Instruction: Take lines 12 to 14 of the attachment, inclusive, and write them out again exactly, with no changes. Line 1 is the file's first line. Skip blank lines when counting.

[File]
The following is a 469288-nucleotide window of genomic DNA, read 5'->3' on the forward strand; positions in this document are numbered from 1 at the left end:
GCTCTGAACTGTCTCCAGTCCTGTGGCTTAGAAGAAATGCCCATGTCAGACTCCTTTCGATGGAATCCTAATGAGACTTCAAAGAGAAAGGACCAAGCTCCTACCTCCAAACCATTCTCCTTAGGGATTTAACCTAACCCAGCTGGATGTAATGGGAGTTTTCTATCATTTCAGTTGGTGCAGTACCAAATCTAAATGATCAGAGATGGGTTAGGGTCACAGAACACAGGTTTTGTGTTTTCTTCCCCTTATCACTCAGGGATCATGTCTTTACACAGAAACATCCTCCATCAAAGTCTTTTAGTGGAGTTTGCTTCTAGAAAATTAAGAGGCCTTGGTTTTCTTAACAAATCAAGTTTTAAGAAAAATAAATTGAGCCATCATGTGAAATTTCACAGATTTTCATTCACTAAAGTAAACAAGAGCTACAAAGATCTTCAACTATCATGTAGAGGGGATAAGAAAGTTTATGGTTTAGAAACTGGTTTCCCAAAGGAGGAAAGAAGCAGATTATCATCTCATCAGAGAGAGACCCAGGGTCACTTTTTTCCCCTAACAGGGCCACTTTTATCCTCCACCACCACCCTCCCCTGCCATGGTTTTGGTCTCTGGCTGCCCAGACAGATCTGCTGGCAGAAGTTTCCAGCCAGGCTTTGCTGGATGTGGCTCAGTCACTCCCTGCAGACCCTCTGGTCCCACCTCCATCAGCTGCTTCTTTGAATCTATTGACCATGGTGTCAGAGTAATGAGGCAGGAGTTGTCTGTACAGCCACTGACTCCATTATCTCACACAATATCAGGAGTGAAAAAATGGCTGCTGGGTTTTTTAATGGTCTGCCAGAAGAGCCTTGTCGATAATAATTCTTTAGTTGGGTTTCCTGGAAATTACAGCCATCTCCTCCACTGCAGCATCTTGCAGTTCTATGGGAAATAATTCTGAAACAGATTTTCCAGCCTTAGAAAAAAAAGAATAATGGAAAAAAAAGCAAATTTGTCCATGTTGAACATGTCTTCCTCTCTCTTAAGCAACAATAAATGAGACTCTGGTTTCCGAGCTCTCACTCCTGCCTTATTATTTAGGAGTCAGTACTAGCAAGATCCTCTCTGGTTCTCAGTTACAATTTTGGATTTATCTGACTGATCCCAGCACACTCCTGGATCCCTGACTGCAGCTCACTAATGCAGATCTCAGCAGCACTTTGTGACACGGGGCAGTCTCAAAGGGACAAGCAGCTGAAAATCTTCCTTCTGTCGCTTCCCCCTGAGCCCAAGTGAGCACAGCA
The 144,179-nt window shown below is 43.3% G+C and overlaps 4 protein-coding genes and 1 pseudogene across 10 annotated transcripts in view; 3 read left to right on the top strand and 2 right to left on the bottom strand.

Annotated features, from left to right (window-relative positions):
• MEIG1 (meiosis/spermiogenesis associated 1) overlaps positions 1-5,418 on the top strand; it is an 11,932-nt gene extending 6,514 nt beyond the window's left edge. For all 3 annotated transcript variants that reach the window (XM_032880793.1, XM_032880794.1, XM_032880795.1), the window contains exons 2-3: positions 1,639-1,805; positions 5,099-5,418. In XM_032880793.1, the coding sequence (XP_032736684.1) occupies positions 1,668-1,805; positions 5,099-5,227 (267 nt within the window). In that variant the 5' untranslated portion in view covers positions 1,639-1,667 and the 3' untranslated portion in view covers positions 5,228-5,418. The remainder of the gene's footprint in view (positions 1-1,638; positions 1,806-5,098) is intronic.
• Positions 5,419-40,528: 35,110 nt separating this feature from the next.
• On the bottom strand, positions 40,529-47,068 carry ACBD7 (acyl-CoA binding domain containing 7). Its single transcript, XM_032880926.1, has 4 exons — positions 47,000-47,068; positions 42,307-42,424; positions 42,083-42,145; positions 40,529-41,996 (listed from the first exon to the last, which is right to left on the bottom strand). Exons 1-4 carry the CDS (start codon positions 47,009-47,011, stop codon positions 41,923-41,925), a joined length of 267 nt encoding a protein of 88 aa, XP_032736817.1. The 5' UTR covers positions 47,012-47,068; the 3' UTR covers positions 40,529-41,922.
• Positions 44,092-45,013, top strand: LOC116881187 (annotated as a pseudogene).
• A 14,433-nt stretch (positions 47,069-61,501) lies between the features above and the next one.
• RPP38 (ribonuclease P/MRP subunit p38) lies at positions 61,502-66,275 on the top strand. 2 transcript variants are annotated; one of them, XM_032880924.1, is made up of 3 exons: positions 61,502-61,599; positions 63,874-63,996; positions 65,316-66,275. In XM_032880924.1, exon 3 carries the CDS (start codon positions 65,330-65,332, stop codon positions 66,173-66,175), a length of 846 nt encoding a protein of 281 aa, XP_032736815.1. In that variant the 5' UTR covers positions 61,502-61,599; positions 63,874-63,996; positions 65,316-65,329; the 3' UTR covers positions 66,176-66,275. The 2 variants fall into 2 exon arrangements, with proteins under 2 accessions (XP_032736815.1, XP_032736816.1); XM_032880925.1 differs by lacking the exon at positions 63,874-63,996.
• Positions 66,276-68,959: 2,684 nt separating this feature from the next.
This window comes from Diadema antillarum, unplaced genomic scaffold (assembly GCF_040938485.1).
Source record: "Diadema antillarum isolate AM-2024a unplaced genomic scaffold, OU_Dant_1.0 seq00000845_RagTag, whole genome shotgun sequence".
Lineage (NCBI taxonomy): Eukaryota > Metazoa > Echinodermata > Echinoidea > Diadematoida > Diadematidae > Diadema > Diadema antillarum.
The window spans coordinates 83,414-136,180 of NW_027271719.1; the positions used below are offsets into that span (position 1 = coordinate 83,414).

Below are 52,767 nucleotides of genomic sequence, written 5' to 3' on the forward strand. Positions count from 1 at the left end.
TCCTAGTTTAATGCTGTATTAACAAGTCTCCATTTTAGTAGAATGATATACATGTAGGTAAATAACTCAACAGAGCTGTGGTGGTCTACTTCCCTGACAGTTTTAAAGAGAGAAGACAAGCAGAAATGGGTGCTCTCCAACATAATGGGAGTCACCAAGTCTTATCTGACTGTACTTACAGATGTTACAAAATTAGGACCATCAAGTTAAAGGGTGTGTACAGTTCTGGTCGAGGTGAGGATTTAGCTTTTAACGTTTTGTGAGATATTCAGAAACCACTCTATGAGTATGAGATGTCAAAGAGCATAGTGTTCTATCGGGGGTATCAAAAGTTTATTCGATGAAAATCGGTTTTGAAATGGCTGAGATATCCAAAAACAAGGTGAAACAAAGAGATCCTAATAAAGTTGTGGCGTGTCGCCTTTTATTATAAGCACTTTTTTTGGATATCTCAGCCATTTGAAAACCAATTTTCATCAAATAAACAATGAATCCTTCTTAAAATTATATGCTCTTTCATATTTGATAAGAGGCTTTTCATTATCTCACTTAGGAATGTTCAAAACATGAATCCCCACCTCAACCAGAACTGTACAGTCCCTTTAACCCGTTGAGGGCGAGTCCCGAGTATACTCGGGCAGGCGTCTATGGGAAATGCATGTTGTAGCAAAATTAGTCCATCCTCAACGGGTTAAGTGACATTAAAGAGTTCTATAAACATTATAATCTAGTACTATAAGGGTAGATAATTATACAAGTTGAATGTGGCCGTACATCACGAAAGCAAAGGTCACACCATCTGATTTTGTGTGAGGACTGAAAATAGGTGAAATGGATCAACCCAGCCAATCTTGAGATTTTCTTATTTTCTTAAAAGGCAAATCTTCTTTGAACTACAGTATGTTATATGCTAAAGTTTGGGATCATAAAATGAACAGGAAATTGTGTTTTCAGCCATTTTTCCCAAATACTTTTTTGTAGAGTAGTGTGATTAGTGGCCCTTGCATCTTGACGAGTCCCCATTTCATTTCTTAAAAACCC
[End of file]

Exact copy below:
This window comes from Diadema antillarum, unplaced genomic scaffold (assembly GCF_040938485.1).
Source record: "Diadema antillarum isolate AM-2024a unplaced genomic scaffold, OU_Dant_1.0 seq00000845_RagTag, whole genome shotgun sequence".
Lineage (NCBI taxonomy): Eukaryota > Metazoa > Echinodermata > Echinoidea > Diadematoida > Diadematidae > Diadema > Diadema antillarum.